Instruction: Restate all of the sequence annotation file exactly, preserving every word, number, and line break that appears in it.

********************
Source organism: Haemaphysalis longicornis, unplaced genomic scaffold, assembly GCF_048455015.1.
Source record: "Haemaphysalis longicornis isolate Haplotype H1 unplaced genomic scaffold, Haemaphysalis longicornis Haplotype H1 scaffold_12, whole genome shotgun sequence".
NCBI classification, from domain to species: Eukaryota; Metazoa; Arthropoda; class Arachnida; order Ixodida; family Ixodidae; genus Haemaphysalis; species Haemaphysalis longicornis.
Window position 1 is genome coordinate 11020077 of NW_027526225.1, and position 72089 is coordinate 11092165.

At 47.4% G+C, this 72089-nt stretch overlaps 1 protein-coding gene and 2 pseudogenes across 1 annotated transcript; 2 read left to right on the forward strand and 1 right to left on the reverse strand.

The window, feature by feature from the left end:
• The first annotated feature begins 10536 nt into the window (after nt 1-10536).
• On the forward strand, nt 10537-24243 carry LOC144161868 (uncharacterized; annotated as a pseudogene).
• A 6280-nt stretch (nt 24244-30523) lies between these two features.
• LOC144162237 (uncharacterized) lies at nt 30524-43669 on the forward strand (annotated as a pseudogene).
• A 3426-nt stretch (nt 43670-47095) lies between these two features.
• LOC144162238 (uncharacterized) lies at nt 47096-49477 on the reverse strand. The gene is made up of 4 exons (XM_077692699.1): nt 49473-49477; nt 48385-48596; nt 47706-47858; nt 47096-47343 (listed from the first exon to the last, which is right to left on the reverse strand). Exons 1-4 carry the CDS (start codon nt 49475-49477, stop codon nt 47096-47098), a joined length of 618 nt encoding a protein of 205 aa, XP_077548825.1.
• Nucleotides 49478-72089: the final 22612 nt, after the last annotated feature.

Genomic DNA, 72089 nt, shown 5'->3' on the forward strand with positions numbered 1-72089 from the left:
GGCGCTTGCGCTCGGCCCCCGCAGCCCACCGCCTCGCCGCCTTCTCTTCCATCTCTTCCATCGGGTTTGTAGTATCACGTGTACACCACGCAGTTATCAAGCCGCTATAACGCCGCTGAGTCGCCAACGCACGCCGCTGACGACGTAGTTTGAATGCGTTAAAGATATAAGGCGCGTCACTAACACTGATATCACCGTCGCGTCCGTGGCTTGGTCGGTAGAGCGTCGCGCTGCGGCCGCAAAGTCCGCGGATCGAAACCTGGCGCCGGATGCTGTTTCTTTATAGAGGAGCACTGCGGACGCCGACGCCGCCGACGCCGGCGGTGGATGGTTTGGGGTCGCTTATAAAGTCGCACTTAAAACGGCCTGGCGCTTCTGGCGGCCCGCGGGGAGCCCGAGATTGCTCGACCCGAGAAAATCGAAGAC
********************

Source organism: Haemaphysalis longicornis, unplaced genomic scaffold, assembly GCF_048455015.1.
Source record: "Haemaphysalis longicornis isolate Haplotype H1 unplaced genomic scaffold, Haemaphysalis longicornis Haplotype H1 scaffold_12, whole genome shotgun sequence".
NCBI classification, from domain to species: Eukaryota; Metazoa; Arthropoda; class Arachnida; order Ixodida; family Ixodidae; genus Haemaphysalis; species Haemaphysalis longicornis.
Window position 1 is genome coordinate 11020077 of NW_027526225.1, and position 72089 is coordinate 11092165.

At 47.4% G+C, this 72089-nt stretch overlaps 1 protein-coding gene and 2 pseudogenes across 1 annotated transcript; 2 read left to right on the forward strand and 1 right to left on the reverse strand.

The window, feature by feature from the left end:
• The first annotated feature begins 10536 nt into the window (after nt 1-10536).
• On the forward strand, nt 10537-24243 carry LOC144161868 (uncharacterized; annotated as a pseudogene).
• A 6280-nt stretch (nt 24244-30523) lies between these two features.
• LOC144162237 (uncharacterized) lies at nt 30524-43669 on the forward strand (annotated as a pseudogene).
• A 3426-nt stretch (nt 43670-47095) lies between these two features.
• LOC144162238 (uncharacterized) lies at nt 47096-49477 on the reverse strand. The gene is made up of 4 exons (XM_077692699.1): nt 49473-49477; nt 48385-48596; nt 47706-47858; nt 47096-47343 (listed from the first exon to the last, which is right to left on the reverse strand). Exons 1-4 carry the CDS (start codon nt 49475-49477, stop codon nt 47096-47098), a joined length of 618 nt encoding a protein of 205 aa, XP_077548825.1.
• Nucleotides 49478-72089: the final 22612 nt, after the last annotated feature.

Genomic DNA, 72089 nt, shown 5'->3' on the forward strand with positions numbered 1-72089 from the left:
GGCGCTTGCGCTCGGCCCCCGCAGCCCACCGCCTCGCCGCCTTCTCTTCCATCTCTTCCATCGGGTTTGTAGTATCACGTGTACACCACGCAGTTATCAAGCCGCTATAACGCCGCTGAGTCGCCAACGCACGCCGCTGACGACGTAGTTTGAATGCGTTAAAGATATAAGGCGCGTCACTAACACTGATATCACCGTCGCGTCCGTGGCTTGGTCGGTAGAGCGTCGCGCTGCGGCCGCAAAGTCCGCGGATCGAAACCTGGCGCCGGATGCTGTTTCTTTATAGAGGAGCACTGCGGACGCCGACGCCGCCGACGCCGGCGGTGGATGGTTTGGGGTCGCTTATAAAGTCGCACTTAAAACGGCCTGGCGCTTCTGGCGGCCCGCGGGGAGCCCGAGATTGCTCGACCCGAGAAAATCGAAGAC